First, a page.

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Old Wednesday 26th February 2020, 19:12   #97
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Well kinda. I think it will be very interesting to see what the 'consensus' view is in future (if there ever is such a thing). Elders tell me that they never arrived from anywhere - that they've always been here. It's something that's known via 100's of 1000's of years of dreaming ..... that 'Wizard's' magic ..... everyone else is going to have to wait for the bones and meteorites to be dated and agreed upon.
Err...the scientific consensus is 100% that humans came to Australia via elsewhere. The out of Africa hypothesis has almost overwhelming support from genetics and the fossil record. The topic of debate is focused on exactly when they crossed over (I feel 40,000 is a number I have heard the most? But may have been somewhat earlier and later).

Every culture has there own origin myth: by default they all can't be true, and science pretty much doesn't back up any of them.

You keep mentioning meteorites. Why? I know there have been folks arguing that the Younger Dryas climate event may have been meteor induced, but the evidence is thin and most disputed. I am not aware of any major asteroid event impacting the globe since the extinction that nuked the dinosaurs. Certainly not since humans evolved, although there have been other catastrophes of course.
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Old Thursday 27th February 2020, 00:16   #98
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Err...the scientific consensus is 100% that humans came to Australia via elsewhere. The out of Africa hypothesis has almost overwhelming support from genetics and the fossil record. The topic of debate is focused on exactly when they crossed over (I feel 40,000 is a number I have heard the most? But may have been somewhat earlier and later).

Every culture has there own origin myth: by default they all can't be true, and science pretty much doesn't back up any of them.

You keep mentioning meteorites. Why? I know there have been folks arguing that the Younger Dryas climate event may have been meteor induced, but the evidence is thin and most disputed. I am not aware of any major asteroid event impacting the globe since the extinction that nuked the dinosaurs. Certainly not since humans evolved, although there have been other catastrophes of course.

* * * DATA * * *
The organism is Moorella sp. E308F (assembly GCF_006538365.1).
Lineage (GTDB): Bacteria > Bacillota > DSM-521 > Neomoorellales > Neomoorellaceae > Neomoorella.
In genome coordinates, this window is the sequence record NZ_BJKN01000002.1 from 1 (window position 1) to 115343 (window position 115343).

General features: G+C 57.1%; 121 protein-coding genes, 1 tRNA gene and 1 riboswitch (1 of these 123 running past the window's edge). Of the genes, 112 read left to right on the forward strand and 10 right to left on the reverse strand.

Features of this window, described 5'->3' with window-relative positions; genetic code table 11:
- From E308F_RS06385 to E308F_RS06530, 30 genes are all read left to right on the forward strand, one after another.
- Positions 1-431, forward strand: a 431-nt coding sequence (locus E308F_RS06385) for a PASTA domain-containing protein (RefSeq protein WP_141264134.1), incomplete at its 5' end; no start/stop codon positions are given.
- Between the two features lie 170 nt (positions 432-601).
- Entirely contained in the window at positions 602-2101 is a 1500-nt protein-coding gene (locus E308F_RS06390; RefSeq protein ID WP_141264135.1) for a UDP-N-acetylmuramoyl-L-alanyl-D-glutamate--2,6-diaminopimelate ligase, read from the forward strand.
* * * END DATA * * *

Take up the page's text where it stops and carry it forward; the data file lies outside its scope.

Perhaps science is only aware so far of a subset of reality. The scientifically agreed picture then is open to change - flipped on it's head even .....

There are Aboriginal Nations in the Wolfe Creek area that witnessed it's formation. As far as I am currently aware that was thought to be ~120kya <300kya based on dating so far. I read another account (can't remember the reference - I will paraphrase) which detailed the star falling to earth, with a great shaking, that set the air on fire, and killed the animals. The mob were very scared to go there for a long time (generations). That certainly throws solely migration across land bridge etc theories on it's head. It is referenced in this paper - (section 2.2, p8). Australian Aboriginal Geomythology: Eyewitness Accounts of Cosmic Impacts?
https://www.google.com.au/url?sa=t&s...KOWSR_Ya6IdX9M

I referenced another recent discovery of different evidence in Victoria circa that same latter age in the 'Dark Emu' thread. That's the correct place to post any evidence/papers as that was what the thread was about, before you know - girls blouses, noses out of joint, and feathers ruffled. There is even a book/ hypothesis of 'Out of Australia'.







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Old Thursday 27th February 2020, 01:25   #99
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Every culture has there own origin myth: by default they all can't be true. . ..
Really, not even in the everywhen? Are you sure about that?
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Old Thursday 27th February 2020, 01:42   #100
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. There are Aboriginal Nations in the Wolfe Creek area that witnessed it's formation. As far as I am currently aware that was thought to be ~120kya <300kya based on dating so far.
The notion that accounts of events occurring hundreds of thousands of years ago can be accurately transmitted to the present by oral tradition is patently absurd. In "telephone", as anyone who's played it can tell you, simple messages often don't even make the length of a room without being garbled to the point of unintelligibility.